Blame social media, texting, RSS feeds, blogs, instant messaging, or just the passage of time: E-mail open rates are steadily declining. The reason, some say, is that e-mail is a thing of the past, destined to suffer the same fate as the dodo bird and Hammer pants.
But just as video didn’t really kill the radio star (although thankfully good taste did kill Hammer pants), these new forms of technology aren’t replacing e-mail completely. It’s tougher to get your message opened and read these days, but that doesn’t mean it’s not worth it — in fact, according to the Direct Marketing Association, e-mail still gets you a better ROI bang for your buck than Internet search advertising, direct mail and catalogs.
With that in mind, it helps to know the trends in e-newsletters when planning your own. After analyzing more than 900 million e-mail messages, MailerMailer, an e-mail marketing and newsletter service, compiled its findings into the Email Marketing Metrics Report. Here are some of those results:
Getting in the front door: Open rates are steadily declining, but it might not be for the reasons you think. Social media and handheld devices probably play a role, but so does image blocking. Some e-mail service providers are blocking images, and if the images aren’t activated, the open won’t log in your stats. Another factor is list fatigue — people are getting more e-mail than they can keep up with, which is more incentive to tweak your subject lines and content to make yours stand out from the pack.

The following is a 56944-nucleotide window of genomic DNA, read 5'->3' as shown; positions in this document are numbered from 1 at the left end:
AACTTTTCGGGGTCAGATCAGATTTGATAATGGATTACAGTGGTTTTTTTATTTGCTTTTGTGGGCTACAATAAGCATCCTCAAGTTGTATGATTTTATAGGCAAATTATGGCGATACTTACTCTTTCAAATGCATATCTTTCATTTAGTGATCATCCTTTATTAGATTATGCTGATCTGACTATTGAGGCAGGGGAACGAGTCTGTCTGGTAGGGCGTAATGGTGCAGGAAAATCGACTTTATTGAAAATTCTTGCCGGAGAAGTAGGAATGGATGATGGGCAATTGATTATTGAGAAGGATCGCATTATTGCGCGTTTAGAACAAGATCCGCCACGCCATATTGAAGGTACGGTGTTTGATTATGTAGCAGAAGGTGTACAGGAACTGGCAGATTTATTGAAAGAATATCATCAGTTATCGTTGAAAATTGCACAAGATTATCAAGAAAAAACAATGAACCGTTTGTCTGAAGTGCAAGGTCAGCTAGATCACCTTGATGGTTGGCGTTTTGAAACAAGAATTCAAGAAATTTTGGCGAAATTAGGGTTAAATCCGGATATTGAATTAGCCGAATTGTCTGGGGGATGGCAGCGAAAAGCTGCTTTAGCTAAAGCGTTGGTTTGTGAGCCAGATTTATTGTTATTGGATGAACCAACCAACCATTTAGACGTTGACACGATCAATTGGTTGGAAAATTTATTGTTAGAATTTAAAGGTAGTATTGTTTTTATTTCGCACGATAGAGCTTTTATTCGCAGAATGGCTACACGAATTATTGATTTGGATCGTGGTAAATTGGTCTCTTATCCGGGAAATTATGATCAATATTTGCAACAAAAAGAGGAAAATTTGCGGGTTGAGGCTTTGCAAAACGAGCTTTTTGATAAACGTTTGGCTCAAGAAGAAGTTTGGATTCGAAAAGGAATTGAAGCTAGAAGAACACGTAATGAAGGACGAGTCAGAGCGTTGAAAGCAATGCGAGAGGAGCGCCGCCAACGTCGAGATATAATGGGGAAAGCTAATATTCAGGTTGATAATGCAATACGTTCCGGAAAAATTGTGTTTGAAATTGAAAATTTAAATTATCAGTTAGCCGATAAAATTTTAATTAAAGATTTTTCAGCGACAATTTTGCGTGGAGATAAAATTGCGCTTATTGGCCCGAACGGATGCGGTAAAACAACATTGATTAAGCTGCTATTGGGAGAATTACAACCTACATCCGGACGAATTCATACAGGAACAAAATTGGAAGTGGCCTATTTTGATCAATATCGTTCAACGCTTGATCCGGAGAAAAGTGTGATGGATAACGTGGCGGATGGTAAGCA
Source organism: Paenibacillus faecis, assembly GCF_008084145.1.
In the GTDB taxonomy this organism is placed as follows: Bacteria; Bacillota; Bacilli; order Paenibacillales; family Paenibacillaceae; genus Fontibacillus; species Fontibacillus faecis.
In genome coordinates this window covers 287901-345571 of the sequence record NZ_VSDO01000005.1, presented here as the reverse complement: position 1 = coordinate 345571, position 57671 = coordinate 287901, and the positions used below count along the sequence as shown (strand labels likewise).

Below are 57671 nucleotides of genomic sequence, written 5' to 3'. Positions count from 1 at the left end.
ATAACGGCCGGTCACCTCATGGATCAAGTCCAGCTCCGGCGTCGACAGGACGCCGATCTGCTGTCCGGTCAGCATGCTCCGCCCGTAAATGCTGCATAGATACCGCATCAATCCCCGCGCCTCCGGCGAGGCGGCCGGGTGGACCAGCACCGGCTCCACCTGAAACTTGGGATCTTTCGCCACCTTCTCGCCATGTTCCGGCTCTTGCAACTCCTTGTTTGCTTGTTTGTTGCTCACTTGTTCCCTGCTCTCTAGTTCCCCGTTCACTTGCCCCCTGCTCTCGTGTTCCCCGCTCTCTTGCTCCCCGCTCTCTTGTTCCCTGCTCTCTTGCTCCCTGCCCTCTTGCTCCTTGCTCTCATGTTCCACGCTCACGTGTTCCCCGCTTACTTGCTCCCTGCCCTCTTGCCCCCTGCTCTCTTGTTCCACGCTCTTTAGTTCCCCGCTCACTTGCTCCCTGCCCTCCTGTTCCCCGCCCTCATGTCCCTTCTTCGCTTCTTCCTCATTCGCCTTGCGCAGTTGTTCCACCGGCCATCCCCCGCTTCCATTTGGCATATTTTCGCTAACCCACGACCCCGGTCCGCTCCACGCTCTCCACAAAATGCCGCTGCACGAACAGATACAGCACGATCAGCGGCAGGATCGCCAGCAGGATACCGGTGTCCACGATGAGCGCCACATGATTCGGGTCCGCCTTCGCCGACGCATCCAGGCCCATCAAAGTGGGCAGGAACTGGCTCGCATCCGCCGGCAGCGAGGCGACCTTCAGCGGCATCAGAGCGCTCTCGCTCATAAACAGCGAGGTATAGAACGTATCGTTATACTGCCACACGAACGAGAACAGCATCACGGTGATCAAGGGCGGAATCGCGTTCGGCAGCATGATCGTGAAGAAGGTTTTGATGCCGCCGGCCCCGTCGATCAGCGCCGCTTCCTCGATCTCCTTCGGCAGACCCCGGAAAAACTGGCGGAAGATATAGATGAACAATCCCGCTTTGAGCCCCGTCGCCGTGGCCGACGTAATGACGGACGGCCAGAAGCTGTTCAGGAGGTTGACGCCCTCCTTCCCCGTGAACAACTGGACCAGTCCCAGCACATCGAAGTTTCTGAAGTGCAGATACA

Sector matters. Some businesses produce content that just gets read more than others. The highest open rates in the study were from the agricultural, religious, transportation and large business sectors. On the other hand, entertainment, banking, marketing and medical newsletters were read the least of all. Make sure you’re comparing apples to apples when analyzing your newsletter’s performance, and benchmark it against others in the same category.
Click here. Like open rates, click rates are on a major decline, too. That could be attributed to some e-mail programs not making links active, as well as the list fatigue that plagues e-mails in general. Smaller lists (fewer than 499 e-mail addresses) perform best when it comes to click rates. To get readers to act on your content, both link to the headline and add a sentence with a link to “read more.”
Timing is everything. Your biggest spike of readers naturally comes shortly after you send out your newsletter — about 30 percent will have opened it within two hours. By 23 hours, you’ll have 75 percent of your readers, and 90 percent will have read it after three days. For those remaining 10 percent and anyone else who keeps your e-mail to refer back to at a later date, keep all your links active.